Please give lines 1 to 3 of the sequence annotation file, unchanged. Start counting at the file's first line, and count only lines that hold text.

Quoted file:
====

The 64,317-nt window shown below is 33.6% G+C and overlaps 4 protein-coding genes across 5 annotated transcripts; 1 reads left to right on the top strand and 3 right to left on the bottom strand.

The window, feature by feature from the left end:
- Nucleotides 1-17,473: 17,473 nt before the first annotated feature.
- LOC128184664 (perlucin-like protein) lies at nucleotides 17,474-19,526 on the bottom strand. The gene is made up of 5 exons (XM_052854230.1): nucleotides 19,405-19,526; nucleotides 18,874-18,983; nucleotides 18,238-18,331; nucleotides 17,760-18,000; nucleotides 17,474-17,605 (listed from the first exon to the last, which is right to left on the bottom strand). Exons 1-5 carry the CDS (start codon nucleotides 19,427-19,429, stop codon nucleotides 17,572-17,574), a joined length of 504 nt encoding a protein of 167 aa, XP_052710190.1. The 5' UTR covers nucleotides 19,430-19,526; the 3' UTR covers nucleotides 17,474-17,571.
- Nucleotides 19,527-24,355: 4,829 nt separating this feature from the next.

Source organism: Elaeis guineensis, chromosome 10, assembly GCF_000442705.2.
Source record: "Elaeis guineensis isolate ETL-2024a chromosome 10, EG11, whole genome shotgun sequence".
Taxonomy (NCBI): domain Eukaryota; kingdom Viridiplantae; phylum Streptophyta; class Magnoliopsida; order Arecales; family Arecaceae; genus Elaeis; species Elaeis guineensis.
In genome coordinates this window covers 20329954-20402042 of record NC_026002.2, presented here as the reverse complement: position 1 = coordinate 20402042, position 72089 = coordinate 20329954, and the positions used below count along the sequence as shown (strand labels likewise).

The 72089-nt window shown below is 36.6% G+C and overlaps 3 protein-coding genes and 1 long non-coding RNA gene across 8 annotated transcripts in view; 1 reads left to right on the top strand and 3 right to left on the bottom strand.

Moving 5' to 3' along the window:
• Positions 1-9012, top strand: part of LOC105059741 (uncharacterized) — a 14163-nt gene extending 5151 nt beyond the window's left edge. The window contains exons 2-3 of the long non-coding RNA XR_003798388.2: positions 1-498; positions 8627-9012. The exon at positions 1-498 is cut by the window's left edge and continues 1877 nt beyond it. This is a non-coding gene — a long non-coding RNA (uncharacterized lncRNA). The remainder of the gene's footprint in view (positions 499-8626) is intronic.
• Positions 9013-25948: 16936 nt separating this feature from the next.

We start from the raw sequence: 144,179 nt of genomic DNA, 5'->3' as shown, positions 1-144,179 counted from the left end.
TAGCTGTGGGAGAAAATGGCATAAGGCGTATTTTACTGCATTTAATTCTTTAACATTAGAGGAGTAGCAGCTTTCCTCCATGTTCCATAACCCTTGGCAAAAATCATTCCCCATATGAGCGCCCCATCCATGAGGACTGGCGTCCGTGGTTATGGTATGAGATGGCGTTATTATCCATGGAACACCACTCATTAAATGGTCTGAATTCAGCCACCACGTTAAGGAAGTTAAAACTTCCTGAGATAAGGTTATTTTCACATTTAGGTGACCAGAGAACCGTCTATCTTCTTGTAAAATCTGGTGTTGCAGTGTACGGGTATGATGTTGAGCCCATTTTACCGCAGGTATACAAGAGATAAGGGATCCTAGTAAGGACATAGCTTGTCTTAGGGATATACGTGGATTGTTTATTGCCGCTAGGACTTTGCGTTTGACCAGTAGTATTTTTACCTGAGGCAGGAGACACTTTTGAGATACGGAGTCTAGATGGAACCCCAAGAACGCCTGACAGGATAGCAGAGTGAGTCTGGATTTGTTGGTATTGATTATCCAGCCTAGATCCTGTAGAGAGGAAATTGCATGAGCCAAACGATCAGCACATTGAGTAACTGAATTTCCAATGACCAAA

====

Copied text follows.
The 64,317-nt window shown below is 33.6% G+C and overlaps 4 protein-coding genes across 5 annotated transcripts; 1 reads left to right on the top strand and 3 right to left on the bottom strand.

The window, feature by feature from the left end:
- Nucleotides 1-17,473: 17,473 nt before the first annotated feature.